Citius, Altius, Fortius-A A +A
By Mimi Olarga
Monday, September 3, 2012
CITIUS, Altius, Fortius. Latin hendiatris terms for "Faster, Higher, Stronger." Borrowed from his friend Henri Didon, a Dominican priest who was an athletics enthusiast, these three words were proposed by Pierre de Coubertin on the creation of an International Olympic Committee in 1894.
According to records, de Coubertin said "These three words represent a programme of moral beauty. The aesthetics of sport are intangible."
“Citius,Altius, Fortius” was introduced in the 1924 Olympics in Paris.
Hendiatris, on the other hand, is from the Greek “hèn dià triôn,” which means “one through three.” Hendiatris then, is a figure of speech used for emphasis, in which three words are used to express one idea. Thus, “Citius, Altius, Fortius” as the ultimate quest of all players in a competition, is one hendiatris.
Put in the present scenario, “Citius, Altius, Fortius” is this year’s theme of the Sacred Heart Seminary Intramurals. The one-week event was a chance for 51 seminarians to prove that they can be swifter, stronger, higher than they can be and from others in an enjoyable and healthy quest for victory.
The Araw ng Wika and the Literary Musical Contest day was the culmination of the activity. Held last August 24, 2012, the whole-day program started with the Holy Sacrifice of the Mass followed by the cerebral poem and essay writing.
The physical “larong pinoy”, like sipa, arnis, sack race, tug of war and “bunong braso” allowed the forte and the might of the seminarians to shine and be put to the test.
So, who says that seminary life is boring? It is not, as Seminarian Marvin Labasan, Academic Life Servant Leader, shared that they have plenty of extra-curricular activities in there.
Themed as “Tatag ng Wikang Filipino, Lakas ng Bagong Pilipino,” the celebration of the Araw Ng Wika was combined with Literary Musical contests. Held in John Paul II Cultural Center at Sacred Heart Seminary, the program hosted by Seminarians Karl Wilfred Vasquez and Jerrime Flores provided colors for all participants and audience that rainy afternoon of August 24.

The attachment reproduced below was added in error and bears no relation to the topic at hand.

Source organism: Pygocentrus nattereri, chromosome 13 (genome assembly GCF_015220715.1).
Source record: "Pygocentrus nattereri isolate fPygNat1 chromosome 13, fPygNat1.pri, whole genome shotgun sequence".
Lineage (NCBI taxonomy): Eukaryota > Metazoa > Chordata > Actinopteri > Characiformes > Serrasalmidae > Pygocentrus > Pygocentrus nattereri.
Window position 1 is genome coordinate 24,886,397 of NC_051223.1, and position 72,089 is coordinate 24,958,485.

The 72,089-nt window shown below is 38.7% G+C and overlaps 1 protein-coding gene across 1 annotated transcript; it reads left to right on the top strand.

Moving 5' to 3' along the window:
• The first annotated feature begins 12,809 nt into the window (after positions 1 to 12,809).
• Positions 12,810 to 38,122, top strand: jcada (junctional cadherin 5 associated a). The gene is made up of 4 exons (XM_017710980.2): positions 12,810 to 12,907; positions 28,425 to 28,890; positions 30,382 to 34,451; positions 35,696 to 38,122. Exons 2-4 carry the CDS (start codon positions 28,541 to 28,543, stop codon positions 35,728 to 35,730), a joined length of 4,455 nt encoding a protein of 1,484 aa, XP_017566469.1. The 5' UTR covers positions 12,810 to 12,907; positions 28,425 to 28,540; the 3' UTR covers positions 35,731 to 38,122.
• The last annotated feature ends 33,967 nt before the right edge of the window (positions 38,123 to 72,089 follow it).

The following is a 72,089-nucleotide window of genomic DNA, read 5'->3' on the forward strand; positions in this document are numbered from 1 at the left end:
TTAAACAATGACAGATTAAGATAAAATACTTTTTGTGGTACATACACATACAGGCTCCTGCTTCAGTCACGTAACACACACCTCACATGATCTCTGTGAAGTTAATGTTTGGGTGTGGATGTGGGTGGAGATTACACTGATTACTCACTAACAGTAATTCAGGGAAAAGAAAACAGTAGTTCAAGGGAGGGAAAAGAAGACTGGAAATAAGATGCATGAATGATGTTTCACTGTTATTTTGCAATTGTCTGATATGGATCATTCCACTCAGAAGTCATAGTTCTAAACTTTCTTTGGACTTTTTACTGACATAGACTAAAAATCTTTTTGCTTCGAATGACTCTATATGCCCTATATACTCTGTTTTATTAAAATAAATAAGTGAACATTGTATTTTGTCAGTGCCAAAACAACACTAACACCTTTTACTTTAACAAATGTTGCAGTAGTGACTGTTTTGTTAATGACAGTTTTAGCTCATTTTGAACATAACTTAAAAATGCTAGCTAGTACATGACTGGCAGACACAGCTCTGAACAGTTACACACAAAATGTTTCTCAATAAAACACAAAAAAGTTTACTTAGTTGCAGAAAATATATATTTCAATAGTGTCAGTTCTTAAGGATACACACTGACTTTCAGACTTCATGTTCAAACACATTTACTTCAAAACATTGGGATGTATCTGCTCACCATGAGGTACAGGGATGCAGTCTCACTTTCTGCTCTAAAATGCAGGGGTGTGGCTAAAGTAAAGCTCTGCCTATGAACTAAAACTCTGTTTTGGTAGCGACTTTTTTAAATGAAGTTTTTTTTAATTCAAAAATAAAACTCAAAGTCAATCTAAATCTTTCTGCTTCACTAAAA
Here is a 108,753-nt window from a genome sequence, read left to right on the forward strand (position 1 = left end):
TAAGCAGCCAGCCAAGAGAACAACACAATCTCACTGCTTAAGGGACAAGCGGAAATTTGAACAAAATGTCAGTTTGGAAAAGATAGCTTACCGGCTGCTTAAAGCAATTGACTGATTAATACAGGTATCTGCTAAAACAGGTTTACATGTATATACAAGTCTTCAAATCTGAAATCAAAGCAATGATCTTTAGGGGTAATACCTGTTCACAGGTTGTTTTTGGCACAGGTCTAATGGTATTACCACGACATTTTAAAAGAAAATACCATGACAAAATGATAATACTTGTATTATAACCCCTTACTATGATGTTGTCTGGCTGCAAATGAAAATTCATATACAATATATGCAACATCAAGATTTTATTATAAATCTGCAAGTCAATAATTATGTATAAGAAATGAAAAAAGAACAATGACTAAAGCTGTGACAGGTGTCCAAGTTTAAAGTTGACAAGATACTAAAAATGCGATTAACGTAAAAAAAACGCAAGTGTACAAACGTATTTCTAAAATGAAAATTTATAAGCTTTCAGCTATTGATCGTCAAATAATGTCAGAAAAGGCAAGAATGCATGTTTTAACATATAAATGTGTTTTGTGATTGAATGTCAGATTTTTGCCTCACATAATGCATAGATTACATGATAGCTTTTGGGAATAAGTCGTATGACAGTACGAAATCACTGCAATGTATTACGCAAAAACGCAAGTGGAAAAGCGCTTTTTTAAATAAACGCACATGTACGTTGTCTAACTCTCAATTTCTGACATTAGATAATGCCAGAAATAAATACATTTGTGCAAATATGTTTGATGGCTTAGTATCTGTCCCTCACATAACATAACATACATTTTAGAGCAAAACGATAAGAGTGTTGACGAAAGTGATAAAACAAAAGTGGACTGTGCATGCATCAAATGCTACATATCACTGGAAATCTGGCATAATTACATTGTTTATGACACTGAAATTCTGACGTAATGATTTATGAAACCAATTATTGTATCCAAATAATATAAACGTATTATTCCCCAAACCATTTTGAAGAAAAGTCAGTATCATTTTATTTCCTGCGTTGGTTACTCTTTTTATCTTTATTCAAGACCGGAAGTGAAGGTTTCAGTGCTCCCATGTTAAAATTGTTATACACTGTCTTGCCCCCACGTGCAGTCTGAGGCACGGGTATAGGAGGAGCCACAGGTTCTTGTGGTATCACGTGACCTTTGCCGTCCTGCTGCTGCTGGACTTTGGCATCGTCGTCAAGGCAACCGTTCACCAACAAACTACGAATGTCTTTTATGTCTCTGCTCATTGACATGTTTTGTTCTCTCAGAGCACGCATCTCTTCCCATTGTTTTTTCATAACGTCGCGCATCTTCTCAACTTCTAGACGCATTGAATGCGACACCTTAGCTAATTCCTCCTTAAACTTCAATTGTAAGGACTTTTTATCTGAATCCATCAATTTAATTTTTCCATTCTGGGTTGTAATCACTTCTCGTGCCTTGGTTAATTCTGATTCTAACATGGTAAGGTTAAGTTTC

The six events hugging the afternoon program were Declamation in Filipino, Extemporaneous Speaking in English, Vocal Duet (OPM), Oration in English, and MTV in English. Why in combi form? Well, it doesn’t mean that if we speak in English, we’re less Filipino, right?
Applause, giggles, laughter and formalities with seriousness equal fun. This characterizes the holding of the six events which I, together with Ms. Dalia Agudelo and Ms. Melona Quitche, judged. Six teams competed against each other. They were the Galatians, Colossians, Ephesians, Thessalonians, Corinthians and Exodians.
The Declamation Contest was participated by the First Years while the Extemporaneous Speaking in English was tackled by the Second Years. The Vocal Duet -OPM, Oration and MTV were participated by all levels, from preparatory to 4th year, and also by the ex-terns who are enrolled in the School of Philosophy.
Tough policeman, differently-abled boy, good and obedient son were some of the roles delineated by “actors-cum-narrators” in the declamation part. Reproductive Health Bill, Scarborrough Shoal controversy, national budget allocation, philosophies like relativism were some of the topics discussed by the contestants for the extemporaneous speaking contest.
The nationalistic “Ako’y Isang Pinoy” and the inspirational “Habang May Buhay” were applauded pieces for the Vocal Duet OPM. Oration pieces were from Og Mandino’s “The Greatest Salesman in the World” (‘I will persist until I succeed’), Kahlil Gibran’s “The Prophet” (‘On crime and justice’), Carlos Romulo’s “I am a Filipino” and Abraham Lincoln’s “Gettysburg Address”.
With no lull moments, the six events of the contests came to an end. So the “faster, the higher, and the stronger” or the astounding performer was adjudged.
Seminarian Rexie Padparan took the Declamation victory; Ronaldo Pudadera and Leonar Tejamo (both from the School of Philosophy) sang their hearts out and got both the audience’s and the judge’s nods; Reden Elaco’s elocution demo made him stand out from the others;
Oliver Wendell Servando’s discussion on the South Philippine Seas controversies gave him highest points; and the MTV presentation of Group BEC 6 was well sung and choreographed. Even with no drum rolls, no torches lighted, or medal and certificates given, all the groups’ members enthusiastically crowded over their soda bottles and packs of biscuits as their prized trophies.
Mrs. Milagros Leeping, the seminarians’ teacher in Filipino, gave her closing remark, in Filipino, of course. And to return all honor and glory back to God, Fr. Jetcel Villar gave the final blessing.
If the aesthetics in sports (or in other competitions) are intangible, the beauty in the Intramurals 2012 at Sacred Heart Seminary is indescribable. The activity did not only forge a stronger bond of brotherhood and community life among the seminarians and their fellow students, lifted high the seminarian’s spirit of true sportsmanship and brought each of them to a closer union with themselves, their brothers and their God. No need to go to the Olympics, then. Citius, Altius, Fortius. Faster, Higher, Stronger they (the seminarians) have become. God bless you, brothers.
Published in the Sun.Star Bacolod newspaper on September 03, 2012.